Taxi rip offs

marksoc

Registered
From Ezeiza I take the bus 8, takes 2 hours to the city, but it costs like TWO pesos, or 2.50. Yep.

If you need to splurge, use the MANUEL TIENDA LEON buses, it costs 45 pesos, but they get you to the city in less than one hour.
 

Alzinho

Registered
This is another example of how varied ones experiences can be in any given situation.

In my 3 years here I've never had any bad experiences with taxi drivers.
I've been burgled twice, hustled by the police, pick-pocketed on the subway, had bags stolen on a bus journey - but cab drivers have never been anything but honest and helpful.
 

SaraSara

Registered
In my experience, all remise agencies are trustworthy. Their only sin is that sometimes they will promise a car in ten minutes, and it will take twenty.

For those new to BA: remise agencies are car-owner co-ops. Unlike radio-taxis, owners drive their own cars or those of friends and relatives.

When you call the agency, the dispatcher quotes an estimated fare price (generally accurate to within 10%), and sends the next available car. When they arrive, Remiseros ring the doorbell and identify themselves and their agency. They don't pick up passengers on the street, but must see them get out of a home before letting them into their cars. Once they know you, you'll get a client number and can then request rides from stores and restaurants.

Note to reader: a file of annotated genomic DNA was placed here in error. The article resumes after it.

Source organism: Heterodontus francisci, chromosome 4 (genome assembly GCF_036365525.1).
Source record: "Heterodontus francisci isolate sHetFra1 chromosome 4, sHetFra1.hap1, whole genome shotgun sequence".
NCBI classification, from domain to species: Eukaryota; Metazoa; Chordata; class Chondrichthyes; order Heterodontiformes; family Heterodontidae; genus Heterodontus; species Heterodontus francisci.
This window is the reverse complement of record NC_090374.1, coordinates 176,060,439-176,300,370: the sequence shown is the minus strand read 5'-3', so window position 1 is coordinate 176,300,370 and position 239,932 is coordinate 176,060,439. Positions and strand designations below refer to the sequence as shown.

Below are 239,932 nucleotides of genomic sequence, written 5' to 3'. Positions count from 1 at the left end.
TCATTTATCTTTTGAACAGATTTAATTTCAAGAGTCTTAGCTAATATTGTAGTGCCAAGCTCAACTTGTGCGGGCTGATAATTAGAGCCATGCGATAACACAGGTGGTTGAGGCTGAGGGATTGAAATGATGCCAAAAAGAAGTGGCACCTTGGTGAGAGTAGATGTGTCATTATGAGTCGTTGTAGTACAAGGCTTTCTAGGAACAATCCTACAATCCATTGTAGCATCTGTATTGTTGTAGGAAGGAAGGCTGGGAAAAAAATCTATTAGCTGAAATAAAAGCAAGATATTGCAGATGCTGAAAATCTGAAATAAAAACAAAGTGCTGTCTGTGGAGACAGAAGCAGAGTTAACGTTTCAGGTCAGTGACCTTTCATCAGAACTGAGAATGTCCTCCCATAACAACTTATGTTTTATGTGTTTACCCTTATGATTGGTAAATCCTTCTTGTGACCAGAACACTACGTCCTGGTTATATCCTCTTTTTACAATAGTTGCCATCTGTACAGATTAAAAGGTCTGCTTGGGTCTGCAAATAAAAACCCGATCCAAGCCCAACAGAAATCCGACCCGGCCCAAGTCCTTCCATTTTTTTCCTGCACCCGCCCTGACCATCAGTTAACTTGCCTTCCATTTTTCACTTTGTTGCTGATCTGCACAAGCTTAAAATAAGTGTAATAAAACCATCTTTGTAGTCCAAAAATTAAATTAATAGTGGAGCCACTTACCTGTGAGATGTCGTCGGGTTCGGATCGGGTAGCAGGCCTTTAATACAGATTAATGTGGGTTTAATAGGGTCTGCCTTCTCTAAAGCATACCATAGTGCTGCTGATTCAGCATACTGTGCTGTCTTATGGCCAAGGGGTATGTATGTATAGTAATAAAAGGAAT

Remiseros compete among themselves for clients. They are polite, clean, and won’t blow you out of the window with the radio going full blast. Many drivers are unemployed professionals - I was twice driven by young architects, and another time the driver was so elegant and so cultured that I had a hard time deciding whether to tip him or not - felt like tipping the Pope.

Locals often develop a "relationship" with a driver, who becomes an on-call chauffeur. Some people are driven to work daily by their remiseros, or have their children picked up from school by them.

I live out in San Isidro, and often send remiseros to bring friends for a visit, pay bills, and take care of stuff I don't want to deal with. They drive me to weddings and sleep in their cars until the party ends. They take my dogs to the vet, and also run errands downtown, like getting the dogs' travel permits. Once I did eleven "tramites" in a single afternoon, with a remisero acting as a private chauffeur. It would have taken three or four separate trips to get that done driving my own car.

In my obviously biased view, remises are a great Argentine institution. Sorry for this long post, but newcomers may not familiar with them.
 
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